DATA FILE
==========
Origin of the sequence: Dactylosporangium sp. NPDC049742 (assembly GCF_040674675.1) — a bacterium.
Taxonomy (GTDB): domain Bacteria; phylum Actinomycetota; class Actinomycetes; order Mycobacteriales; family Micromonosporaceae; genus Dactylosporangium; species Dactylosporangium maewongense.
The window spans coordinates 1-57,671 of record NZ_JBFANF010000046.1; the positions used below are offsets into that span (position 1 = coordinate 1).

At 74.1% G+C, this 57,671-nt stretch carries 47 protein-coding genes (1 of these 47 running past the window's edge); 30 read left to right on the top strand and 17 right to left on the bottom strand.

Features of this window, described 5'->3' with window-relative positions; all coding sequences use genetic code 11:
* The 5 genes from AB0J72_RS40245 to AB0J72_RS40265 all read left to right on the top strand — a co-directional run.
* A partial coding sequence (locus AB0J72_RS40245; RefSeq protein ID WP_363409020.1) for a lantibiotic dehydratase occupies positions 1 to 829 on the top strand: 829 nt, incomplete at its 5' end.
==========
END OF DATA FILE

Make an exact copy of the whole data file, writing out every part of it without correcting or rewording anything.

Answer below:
Origin of the sequence: Dactylosporangium sp. NPDC049742 (assembly GCF_040674675.1) — a bacterium.
Taxonomy (GTDB): domain Bacteria; phylum Actinomycetota; class Actinomycetes; order Mycobacteriales; family Micromonosporaceae; genus Dactylosporangium; species Dactylosporangium maewongense.
The window spans coordinates 1-57,671 of record NZ_JBFANF010000046.1; the positions used below are offsets into that span (position 1 = coordinate 1).

At 74.1% G+C, this 57,671-nt stretch carries 47 protein-coding genes (1 of these 47 running past the window's edge); 30 read left to right on the top strand and 17 right to left on the bottom strand.

Features of this window, described 5'->3' with window-relative positions; all coding sequences use genetic code 11:
* The 5 genes from AB0J72_RS40245 to AB0J72_RS40265 all read left to right on the top strand — a co-directional run.
* A partial coding sequence (locus AB0J72_RS40245; RefSeq protein ID WP_363409020.1) for a lantibiotic dehydratase occupies positions 1 to 829 on the top strand: 829 nt, incomplete at its 5' end.